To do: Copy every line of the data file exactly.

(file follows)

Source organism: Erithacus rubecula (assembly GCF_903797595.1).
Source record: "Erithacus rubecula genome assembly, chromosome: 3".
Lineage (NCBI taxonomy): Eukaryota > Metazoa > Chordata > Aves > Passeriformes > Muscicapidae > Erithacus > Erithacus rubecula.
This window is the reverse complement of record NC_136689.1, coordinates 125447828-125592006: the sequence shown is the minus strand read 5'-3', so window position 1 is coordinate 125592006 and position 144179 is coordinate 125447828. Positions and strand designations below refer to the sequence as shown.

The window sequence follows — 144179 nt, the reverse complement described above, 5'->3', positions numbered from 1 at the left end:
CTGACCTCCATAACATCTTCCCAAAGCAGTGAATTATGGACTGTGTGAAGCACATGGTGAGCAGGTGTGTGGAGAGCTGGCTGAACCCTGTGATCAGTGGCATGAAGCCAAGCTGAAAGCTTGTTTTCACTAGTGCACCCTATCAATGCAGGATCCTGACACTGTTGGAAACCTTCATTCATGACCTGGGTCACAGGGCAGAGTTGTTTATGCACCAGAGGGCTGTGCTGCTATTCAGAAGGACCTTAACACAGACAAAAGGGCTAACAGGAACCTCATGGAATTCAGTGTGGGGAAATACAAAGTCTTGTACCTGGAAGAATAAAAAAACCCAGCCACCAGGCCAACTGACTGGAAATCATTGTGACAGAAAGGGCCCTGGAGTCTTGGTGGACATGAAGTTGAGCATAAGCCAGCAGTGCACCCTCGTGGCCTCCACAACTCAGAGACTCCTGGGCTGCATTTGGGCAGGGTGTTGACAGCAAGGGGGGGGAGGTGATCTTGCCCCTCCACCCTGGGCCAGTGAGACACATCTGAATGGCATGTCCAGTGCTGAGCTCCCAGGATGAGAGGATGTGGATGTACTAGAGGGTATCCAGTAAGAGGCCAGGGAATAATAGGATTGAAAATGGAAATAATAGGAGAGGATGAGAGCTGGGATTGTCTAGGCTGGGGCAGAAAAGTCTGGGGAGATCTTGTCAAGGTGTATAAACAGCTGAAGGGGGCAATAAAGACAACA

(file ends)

Source organism: Erithacus rubecula (assembly GCF_903797595.1).
Source record: "Erithacus rubecula genome assembly, chromosome: 3".
Lineage (NCBI taxonomy): Eukaryota > Metazoa > Chordata > Aves > Passeriformes > Muscicapidae > Erithacus > Erithacus rubecula.
This window is the reverse complement of record NC_136689.1, coordinates 125447828-125592006: the sequence shown is the minus strand read 5'-3', so window position 1 is coordinate 125592006 and position 144179 is coordinate 125447828. Positions and strand designations below refer to the sequence as shown.

The window sequence follows — 144179 nt, the reverse complement described above, 5'->3', positions numbered from 1 at the left end:
CTGACCTCCATAACATCTTCCCAAAGCAGTGAATTATGGACTGTGTGAAGCACATGGTGAGCAGGTGTGTGGAGAGCTGGCTGAACCCTGTGATCAGTGGCATGAAGCCAAGCTGAAAGCTTGTTTTCACTAGTGCACCCTATCAATGCAGGATCCTGACACTGTTGGAAACCTTCATTCATGACCTGGGTCACAGGGCAGAGTTGTTTATGCACCAGAGGGCTGTGCTGCTATTCAGAAGGACCTTAACACAGACAAAAGGGCTAACAGGAACCTCATGGAATTCAGTGTGGGGAAATACAAAGTCTTGTACCTGGAAGAATAAAAAAACCCAGCCACCAGGCCAACTGACTGGAAATCATTGTGACAGAAAGGGCCCTGGAGTCTTGGTGGACATGAAGTTGAGCATAAGCCAGCAGTGCACCCTCGTGGCCTCCACAACTCAGAGACTCCTGGGCTGCATTTGGGCAGGGTGTTGACAGCAAGGGGGGGGAGGTGATCTTGCCCCTCCACCCTGGGCCAGTGAGACACATCTGAATGGCATGTCCAGTGCTGAGCTCCCAGGATGAGAGGATGTGGATGTACTAGAGGGTATCCAGTAAGAGGCCAGGGAATAATAGGATTGAAAATGGAAATAATAGGAGAGGATGAGAGCTGGGATTGTCTAGGCTGGGGCAGAAAAGTCTGGGGAGATCTTGTCAAGGTGTATAAACAGCTGAAGGGGGCAATAAAGACAACA